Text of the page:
If you’re running an online business, such as an e-commerce site or blog, you also need to look at the location. Where in your home will offer the quiet workspace that you need? Do you even have room to run a business? Can you add on to your home to make an office?
Be realistic and honest when looking at locations for your business. A bad location has been the demise of many great businesses.
Determine Staffing Needs
You may be starting a physical business, like a bakery or a retail storefront. You can’t do it alone! You will need staff to service customers, stock shelves, cook, maintain cleanliness, and any other number of tasks.
If you’re starting a single-person business such as an online boutique, you may also need help from time to time. If you get a large lot of items to list, who will help you? Consider having a friend or relative on hand as a backup or plan to hire a freelancer.
You are one person, and you can’t do it alone. Without reliable staff, you can’t expect to scale your business.
Establish an Online Presence
Today’s consumers no longer flip through the phone book to the yellow pages to find you. They look for referrals on social media or find you on Google. This makes establishing an online presence crucial from the start.
You can use social media or your website to count down to Grand Opening and create a buzz. Encourage your friends to share your links so word spreads like wildfire that you’re opening soon.
After you open, you can use your web presence to grow email marketing opportunities, sell merchandise online, and get positive reviews on social media to continue to drive growth. The internet is on 24/7 and has the power to expose thousands of people to your business if it’s used from early on and managed correctly.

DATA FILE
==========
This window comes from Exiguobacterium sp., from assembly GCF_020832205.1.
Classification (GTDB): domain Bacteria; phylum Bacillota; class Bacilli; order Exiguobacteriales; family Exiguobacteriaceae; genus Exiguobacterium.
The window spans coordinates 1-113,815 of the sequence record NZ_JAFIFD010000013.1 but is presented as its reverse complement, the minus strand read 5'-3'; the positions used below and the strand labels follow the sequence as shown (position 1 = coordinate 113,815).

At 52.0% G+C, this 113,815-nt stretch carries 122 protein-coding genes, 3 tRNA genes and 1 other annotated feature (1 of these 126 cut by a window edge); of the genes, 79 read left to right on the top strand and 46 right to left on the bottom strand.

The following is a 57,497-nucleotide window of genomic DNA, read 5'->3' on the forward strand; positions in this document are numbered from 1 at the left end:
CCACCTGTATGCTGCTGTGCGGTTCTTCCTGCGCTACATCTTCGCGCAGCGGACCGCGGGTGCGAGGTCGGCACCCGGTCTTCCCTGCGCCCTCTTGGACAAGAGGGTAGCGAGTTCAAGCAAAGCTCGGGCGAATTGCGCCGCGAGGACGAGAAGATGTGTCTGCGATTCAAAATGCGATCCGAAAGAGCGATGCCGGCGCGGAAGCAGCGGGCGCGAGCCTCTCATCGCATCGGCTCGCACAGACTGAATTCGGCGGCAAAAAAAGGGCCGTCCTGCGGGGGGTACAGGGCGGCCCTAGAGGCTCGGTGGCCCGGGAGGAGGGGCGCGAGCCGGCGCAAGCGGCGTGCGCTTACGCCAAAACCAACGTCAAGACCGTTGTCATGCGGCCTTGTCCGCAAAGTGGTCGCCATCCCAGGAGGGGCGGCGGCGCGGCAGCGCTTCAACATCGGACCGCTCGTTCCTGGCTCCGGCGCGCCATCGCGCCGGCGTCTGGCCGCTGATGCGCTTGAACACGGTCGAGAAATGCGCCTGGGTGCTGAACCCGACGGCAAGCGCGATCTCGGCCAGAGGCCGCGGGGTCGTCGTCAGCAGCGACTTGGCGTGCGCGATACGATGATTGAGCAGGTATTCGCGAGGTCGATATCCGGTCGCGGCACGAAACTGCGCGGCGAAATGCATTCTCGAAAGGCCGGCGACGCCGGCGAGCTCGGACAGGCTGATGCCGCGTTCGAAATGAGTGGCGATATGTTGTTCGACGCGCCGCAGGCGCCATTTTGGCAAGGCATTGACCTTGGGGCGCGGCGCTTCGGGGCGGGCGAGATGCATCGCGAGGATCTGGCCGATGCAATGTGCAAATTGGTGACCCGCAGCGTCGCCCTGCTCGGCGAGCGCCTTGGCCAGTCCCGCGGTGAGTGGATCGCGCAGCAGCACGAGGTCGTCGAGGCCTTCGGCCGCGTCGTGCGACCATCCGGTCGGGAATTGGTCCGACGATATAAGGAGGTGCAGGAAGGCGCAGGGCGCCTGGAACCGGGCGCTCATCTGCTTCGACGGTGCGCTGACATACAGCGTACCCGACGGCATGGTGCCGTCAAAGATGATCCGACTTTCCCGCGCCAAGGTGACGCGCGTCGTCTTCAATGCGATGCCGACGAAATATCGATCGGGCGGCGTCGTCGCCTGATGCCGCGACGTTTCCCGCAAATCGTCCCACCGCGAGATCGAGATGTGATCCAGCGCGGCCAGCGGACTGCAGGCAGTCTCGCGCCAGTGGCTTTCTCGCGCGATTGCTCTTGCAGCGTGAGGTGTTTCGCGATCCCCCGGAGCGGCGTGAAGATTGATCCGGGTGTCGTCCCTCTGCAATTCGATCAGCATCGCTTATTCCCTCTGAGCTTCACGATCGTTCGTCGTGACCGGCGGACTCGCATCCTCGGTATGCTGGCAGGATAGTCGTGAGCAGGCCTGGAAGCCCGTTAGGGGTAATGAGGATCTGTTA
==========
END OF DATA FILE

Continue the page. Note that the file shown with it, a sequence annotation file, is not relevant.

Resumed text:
Launch with a Grand Opening Event
Set a Grand Opening date and celebrate your successful launch! Spread the word through your family, friends, website, and those social media accounts you’ve set up. Make it festive and treat guests to a free sample, a valuable coupon to return, or a discounted service.
Create a buzz on social media during the launch event. Set up selfie stations and hashtags to make your place become “the place” to go for your particular service. In the end, people will see it, share it, and want to come back again.
If you have an “online” business, create the same atmosphere online and even invite your friends, family, and neighbors over to your new “home office” to celebrate your new business venture.
Mark the occasion by making a big splash!
A small business is like a child. They take care, nurturing, and a good game plan. Also like children, they sometimes take an unexpected turn. This can be both delightful and frustrating. But one thing is for sure, there’s never a dull moment. But when you’ve laid a firm foundation for your small business, you’ll be able to withstand the twists and turns that will happen as your business grows.
Author Bio: Deborah Tayloe is a freelance web content writer. She’s a consulting writer with EmailMeForm and loves learning about technology. She’s a native of Erie, Pennsylvania who now lives in Bertie County, NC with her husband and an energetic toy fox terrier.